Even some older people profess to regard religion as a superstition, pardonable in the ignorant but unworthy of the educated. Those who hold this view look down with mild contempt upon such as give to religion a definite place in their thoughts and lives. They assume an intellectual superiority and often take little pains to conceal the assumption. Tolstoy administers to the cultured crowd" (the words quoted are his) a severe rebuke when he declares that the religious sentiment rests not upon a superstitious fear of the invisible forces of nature, but upon man's consciousness of his finiteness amid an infinite universe and of his sinfulness; and this consciousness, the great philosopher adds, man can never outgrow. Tolstoy is right; man recognizes how limited are his own powers and how vast is the universe, and he leans upon the arm that is stronger than his. Man feels the weight of his sins and looks for One who is sinless.

Religion has been defined by Tolstoy as the relation which man fixes between himself and his God, and morality as the outward manifestation of this inward relation. Every one, by the time he reaches maturity, has fixt some relation between himself and God and no material change in this relation can take place without a revolution in the man, for this relation is the most potent influence that acts upon a human life.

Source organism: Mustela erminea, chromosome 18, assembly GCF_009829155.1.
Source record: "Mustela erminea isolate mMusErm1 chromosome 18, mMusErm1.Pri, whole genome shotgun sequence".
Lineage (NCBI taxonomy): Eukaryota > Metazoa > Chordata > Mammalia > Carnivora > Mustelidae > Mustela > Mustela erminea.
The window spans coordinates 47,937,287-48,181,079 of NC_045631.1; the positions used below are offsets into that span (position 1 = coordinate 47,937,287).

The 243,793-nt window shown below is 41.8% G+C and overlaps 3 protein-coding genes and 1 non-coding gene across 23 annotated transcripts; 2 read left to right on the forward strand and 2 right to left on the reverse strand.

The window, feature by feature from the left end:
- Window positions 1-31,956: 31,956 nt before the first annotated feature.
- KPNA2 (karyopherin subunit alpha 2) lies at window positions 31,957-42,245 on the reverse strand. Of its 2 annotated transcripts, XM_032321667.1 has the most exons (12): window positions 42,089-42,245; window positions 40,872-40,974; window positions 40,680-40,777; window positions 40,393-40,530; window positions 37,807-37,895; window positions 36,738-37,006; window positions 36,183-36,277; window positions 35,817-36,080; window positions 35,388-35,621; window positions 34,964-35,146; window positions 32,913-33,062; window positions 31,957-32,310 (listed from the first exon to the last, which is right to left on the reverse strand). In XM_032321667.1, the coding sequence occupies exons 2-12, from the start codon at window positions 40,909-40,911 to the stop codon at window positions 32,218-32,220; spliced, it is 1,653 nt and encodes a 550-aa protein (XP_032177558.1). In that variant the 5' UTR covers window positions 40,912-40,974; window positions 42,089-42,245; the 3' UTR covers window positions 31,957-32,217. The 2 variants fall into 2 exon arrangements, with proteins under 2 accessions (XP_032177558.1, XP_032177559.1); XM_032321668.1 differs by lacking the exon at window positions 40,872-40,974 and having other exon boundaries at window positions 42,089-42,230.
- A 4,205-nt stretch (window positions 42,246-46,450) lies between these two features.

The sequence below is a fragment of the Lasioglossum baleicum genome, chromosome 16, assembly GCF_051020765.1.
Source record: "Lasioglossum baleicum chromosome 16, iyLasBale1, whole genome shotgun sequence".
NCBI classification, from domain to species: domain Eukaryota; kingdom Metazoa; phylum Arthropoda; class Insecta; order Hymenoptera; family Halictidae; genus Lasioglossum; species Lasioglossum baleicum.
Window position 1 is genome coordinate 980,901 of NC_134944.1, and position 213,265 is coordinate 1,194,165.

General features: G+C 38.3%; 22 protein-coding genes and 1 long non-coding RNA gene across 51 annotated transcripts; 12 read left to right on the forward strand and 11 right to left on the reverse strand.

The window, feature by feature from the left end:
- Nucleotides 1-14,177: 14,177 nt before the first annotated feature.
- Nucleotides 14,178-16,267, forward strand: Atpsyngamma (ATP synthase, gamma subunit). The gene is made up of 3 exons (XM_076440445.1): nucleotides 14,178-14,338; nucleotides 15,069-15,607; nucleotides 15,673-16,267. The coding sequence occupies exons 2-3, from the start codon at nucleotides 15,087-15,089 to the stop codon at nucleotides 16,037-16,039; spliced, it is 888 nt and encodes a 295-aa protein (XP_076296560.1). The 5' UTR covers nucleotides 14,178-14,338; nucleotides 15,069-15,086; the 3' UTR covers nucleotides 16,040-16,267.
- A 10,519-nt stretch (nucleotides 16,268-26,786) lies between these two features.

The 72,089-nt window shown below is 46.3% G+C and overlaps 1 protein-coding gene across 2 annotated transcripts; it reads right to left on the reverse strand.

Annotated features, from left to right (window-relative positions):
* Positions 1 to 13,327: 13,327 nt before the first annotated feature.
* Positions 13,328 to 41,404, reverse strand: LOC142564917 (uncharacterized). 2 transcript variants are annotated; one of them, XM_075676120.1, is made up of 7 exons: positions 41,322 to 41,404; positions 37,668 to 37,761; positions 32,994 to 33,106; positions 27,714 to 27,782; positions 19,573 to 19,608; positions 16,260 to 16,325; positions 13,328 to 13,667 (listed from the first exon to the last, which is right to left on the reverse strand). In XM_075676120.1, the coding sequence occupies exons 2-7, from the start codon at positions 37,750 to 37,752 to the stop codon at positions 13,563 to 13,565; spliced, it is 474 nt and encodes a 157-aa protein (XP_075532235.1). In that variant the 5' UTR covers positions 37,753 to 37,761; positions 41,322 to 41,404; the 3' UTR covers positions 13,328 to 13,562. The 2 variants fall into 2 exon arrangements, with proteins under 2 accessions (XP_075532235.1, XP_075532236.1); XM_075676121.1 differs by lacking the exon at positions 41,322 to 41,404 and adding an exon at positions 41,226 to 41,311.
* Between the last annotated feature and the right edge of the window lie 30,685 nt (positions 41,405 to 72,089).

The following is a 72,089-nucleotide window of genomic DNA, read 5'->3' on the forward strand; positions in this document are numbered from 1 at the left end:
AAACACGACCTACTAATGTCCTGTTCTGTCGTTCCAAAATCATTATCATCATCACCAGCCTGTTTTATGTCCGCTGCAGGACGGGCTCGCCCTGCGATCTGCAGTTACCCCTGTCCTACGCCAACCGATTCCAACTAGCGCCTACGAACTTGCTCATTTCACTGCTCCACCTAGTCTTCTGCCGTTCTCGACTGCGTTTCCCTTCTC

Religion is the foundation of morality in the individual and in the group of individuals. Materialists have attempted to build up a system of morality upon the basis of enlightened self-interest. They would have man figure out by mathematics that it pays him to abstain from wrong-doing; they would even inject an element of selfishness into altruism, but the moral system elaborated by the materialists has several defects. Fust, its virtues are borrowed from moral systems based upon religion. All those who are intelligent enough to discuss a system of morality are so saturated with the morals derived from systems resting upon religion that they cannot frame a system resting upon reason alone. Second, as it rests upon argument rather than upon authority, the young are not in a position to accept or reject. Our laws do not permit a young man to dispose of real estate until he is twenty-one. Why this restraint? Because his reason is not mature; and yet a man's life is largely moulded by the environment of his youth. Third, one never knows just how much of his decision is due to reason and how much is due to passion or to selfish interest. Passion can dethrone the reason - we recognize this in our criminal laws. We also recognize the bias of self-interest when we exclude from the jury every man, no matter how reasonable or upright he may be, who has a pecuniary interest in the result of the trial. And, fourth, one whose morality rests upon a nice calculation of benefits to be secured spends time figuring that he should spend in action. Those who keep a book account of their good deeds seldom do enough good to justify keeping books. A noble life cannot be built upon an arithmetic; it must be rather like the spring that pours forth constantly of that which refreshes and invigorates.